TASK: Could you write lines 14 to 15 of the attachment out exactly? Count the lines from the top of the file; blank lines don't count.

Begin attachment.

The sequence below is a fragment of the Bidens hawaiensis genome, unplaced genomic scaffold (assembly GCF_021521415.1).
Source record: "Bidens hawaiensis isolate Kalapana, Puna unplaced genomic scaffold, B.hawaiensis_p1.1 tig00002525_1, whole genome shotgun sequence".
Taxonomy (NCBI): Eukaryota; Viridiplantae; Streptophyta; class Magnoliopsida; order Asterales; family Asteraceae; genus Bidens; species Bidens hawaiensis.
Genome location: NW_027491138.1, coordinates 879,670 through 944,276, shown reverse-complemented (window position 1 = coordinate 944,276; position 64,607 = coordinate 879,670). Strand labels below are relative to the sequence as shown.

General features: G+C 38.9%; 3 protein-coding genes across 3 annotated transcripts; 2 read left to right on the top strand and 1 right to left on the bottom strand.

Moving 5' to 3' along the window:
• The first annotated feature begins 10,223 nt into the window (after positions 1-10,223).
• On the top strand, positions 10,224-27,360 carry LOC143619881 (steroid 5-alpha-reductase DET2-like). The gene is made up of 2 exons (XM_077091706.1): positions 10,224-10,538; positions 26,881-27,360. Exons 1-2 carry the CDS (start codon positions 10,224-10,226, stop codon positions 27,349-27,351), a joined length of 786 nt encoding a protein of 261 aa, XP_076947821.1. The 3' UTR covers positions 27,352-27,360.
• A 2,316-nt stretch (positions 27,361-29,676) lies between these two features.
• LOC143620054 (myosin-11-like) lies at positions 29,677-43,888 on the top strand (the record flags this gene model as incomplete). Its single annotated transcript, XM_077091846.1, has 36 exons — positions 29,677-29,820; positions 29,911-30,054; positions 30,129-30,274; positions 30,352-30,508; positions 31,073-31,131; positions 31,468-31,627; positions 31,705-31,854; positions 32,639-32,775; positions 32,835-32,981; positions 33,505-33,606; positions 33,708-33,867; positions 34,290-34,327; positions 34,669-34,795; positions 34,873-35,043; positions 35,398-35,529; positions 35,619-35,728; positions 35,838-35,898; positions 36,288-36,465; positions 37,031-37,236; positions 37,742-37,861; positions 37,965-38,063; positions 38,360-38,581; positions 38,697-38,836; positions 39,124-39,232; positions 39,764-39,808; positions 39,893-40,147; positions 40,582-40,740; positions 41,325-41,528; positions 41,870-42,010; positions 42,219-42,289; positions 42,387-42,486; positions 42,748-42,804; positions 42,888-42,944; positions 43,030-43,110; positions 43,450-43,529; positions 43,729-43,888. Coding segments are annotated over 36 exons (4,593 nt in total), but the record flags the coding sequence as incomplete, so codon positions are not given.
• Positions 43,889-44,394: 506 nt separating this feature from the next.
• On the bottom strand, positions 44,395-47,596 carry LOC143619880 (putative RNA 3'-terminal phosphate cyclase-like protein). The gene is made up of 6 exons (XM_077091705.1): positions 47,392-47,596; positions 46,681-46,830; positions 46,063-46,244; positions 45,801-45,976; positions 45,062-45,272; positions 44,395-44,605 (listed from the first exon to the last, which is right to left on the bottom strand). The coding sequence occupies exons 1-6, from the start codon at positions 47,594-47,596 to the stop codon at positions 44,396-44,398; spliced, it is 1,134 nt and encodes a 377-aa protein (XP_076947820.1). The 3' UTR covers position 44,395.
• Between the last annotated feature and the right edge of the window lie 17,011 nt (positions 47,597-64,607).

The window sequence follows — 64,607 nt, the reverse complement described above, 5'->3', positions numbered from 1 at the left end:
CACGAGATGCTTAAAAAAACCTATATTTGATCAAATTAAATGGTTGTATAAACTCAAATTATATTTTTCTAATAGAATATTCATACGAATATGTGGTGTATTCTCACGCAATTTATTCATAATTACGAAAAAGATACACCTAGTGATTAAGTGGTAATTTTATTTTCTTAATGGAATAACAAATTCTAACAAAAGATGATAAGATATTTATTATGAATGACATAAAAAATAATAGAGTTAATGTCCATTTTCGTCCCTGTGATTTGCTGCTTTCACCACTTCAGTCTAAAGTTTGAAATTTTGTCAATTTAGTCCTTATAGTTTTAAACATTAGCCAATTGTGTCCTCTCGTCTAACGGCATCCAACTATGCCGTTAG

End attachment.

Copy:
The window sequence follows — 64,607 nt, the reverse complement described above, 5'->3', positions numbered from 1 at the left end:
CACGAGATGCTTAAAAAAACCTATATTTGATCAAATTAAATGGTTGTATAAACTCAAATTATATTTTTCTAATAGAATATTCATACGAATATGTGGTGTATTCTCACGCAATTTATTCATAATTACGAAAAAGATACACCTAGTGATTAAGTGGTAATTTTATTTTCTTAATGGAATAACAAATTCTAACAAAAGATGATAAGATATTTATTATGAATGACATAAAAAATAATAGAGTTAATGTCCATTTTCGTCCCTGTGATTTGCTGCTTTCACCACTTCAGTCTAAAGTTTGAAATTTTGTCAATTTAGTCCTTATAGTTTTAAACATTAGCCAATTGTGTCCTCTCGTCTAACGGCATCCAACTATGCCGTTAG